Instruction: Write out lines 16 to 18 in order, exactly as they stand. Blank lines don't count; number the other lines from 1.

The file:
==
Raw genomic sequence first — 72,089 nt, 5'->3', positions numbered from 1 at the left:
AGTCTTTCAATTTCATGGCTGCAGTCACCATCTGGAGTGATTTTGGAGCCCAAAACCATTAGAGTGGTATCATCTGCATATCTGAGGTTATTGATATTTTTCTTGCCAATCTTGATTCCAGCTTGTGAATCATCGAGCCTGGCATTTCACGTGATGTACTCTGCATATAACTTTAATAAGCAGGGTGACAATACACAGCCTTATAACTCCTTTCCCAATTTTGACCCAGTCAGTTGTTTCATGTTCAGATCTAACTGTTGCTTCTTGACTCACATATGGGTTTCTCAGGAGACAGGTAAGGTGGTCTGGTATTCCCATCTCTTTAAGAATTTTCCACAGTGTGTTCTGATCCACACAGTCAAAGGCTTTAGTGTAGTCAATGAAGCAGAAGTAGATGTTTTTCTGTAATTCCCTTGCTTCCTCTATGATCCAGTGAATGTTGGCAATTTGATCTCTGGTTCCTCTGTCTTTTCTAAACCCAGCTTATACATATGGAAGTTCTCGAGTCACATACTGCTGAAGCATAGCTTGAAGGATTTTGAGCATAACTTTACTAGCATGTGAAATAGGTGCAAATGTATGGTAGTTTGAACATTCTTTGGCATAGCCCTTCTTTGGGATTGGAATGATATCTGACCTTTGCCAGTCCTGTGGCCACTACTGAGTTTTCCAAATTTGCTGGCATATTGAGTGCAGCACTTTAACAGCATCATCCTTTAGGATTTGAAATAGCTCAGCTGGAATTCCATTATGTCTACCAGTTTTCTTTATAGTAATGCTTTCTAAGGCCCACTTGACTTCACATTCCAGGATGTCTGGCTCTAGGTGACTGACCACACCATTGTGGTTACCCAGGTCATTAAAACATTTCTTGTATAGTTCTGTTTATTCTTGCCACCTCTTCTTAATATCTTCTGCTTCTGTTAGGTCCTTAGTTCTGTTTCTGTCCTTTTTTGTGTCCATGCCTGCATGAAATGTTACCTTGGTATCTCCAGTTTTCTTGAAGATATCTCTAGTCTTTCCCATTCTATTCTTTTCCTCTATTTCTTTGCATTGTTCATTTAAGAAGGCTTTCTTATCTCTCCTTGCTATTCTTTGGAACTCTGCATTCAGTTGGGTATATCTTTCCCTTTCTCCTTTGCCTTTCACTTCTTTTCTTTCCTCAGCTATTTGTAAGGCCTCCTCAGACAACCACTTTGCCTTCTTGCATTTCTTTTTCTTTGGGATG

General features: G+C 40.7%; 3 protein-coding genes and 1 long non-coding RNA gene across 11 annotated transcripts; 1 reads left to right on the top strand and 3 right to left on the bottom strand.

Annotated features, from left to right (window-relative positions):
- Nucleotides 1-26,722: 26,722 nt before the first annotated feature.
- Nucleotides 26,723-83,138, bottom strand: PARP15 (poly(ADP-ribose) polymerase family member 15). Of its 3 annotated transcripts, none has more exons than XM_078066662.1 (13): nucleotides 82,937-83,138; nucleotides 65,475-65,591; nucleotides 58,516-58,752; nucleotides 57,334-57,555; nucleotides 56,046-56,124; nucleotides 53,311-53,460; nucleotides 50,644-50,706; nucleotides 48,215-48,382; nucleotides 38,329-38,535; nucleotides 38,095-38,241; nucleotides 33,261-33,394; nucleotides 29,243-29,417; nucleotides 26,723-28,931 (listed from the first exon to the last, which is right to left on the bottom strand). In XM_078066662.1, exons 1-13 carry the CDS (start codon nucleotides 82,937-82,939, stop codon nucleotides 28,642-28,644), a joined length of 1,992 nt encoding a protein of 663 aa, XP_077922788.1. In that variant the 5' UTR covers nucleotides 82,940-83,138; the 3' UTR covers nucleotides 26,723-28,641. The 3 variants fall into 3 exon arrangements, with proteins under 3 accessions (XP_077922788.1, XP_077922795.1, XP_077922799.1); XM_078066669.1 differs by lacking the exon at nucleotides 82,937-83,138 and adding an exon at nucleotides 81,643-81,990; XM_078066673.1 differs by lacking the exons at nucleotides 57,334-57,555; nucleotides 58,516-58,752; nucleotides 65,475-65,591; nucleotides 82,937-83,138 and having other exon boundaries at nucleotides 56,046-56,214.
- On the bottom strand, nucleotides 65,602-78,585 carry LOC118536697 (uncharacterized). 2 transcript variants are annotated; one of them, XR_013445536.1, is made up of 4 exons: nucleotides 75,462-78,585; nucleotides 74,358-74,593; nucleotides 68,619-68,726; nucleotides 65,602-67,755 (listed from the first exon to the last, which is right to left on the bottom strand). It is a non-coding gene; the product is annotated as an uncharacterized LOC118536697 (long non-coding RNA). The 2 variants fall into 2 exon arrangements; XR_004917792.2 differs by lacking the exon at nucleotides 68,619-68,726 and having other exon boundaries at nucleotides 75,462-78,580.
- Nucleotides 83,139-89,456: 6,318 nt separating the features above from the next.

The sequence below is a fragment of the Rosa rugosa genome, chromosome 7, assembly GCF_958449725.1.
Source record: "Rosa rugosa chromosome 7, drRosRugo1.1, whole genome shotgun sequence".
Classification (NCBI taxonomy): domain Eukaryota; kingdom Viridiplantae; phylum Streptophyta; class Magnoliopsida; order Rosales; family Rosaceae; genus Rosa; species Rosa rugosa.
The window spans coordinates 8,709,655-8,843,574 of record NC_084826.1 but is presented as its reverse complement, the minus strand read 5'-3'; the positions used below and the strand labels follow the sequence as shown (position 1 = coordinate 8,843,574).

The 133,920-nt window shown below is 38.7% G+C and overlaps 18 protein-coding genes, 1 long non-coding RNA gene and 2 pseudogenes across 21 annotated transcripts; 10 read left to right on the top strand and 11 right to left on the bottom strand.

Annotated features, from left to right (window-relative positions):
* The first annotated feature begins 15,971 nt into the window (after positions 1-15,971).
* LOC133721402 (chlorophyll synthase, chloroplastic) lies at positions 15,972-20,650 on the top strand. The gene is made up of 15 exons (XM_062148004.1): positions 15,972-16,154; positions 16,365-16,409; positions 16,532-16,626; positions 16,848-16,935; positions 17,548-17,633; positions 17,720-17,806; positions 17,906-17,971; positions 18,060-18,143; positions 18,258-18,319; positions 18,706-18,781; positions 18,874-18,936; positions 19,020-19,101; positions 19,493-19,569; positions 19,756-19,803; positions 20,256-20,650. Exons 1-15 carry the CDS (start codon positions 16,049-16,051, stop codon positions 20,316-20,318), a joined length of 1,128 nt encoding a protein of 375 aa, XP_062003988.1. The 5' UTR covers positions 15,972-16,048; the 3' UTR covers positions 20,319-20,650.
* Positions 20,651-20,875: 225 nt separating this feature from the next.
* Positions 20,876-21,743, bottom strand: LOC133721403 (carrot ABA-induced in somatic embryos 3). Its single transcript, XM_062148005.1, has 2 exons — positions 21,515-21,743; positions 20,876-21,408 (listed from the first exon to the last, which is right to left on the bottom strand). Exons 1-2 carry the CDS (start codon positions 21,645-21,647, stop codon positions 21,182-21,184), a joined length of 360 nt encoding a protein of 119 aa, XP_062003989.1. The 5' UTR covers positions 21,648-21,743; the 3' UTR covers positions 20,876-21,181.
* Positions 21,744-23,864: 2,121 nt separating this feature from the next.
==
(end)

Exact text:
* LOC133721402 (chlorophyll synthase, chloroplastic) lies at positions 15,972-20,650 on the top strand. The gene is made up of 15 exons (XM_062148004.1): positions 15,972-16,154; positions 16,365-16,409; positions 16,532-16,626; positions 16,848-16,935; positions 17,548-17,633; positions 17,720-17,806; positions 17,906-17,971; positions 18,060-18,143; positions 18,258-18,319; positions 18,706-18,781; positions 18,874-18,936; positions 19,020-19,101; positions 19,493-19,569; positions 19,756-19,803; positions 20,256-20,650. Exons 1-15 carry the CDS (start codon positions 16,049-16,051, stop codon positions 20,316-20,318), a joined length of 1,128 nt encoding a protein of 375 aa, XP_062003988.1. The 5' UTR covers positions 15,972-16,048; the 3' UTR covers positions 20,319-20,650.
* Positions 20,651-20,875: 225 nt separating this feature from the next.
* Positions 20,876-21,743, bottom strand: LOC133721403 (carrot ABA-induced in somatic embryos 3). Its single transcript, XM_062148005.1, has 2 exons — positions 21,515-21,743; positions 20,876-21,408 (listed from the first exon to the last, which is right to left on the bottom strand). Exons 1-2 carry the CDS (start codon positions 21,645-21,647, stop codon positions 21,182-21,184), a joined length of 360 nt encoding a protein of 119 aa, XP_062003989.1. The 5' UTR covers positions 21,648-21,743; the 3' UTR covers positions 20,876-21,181.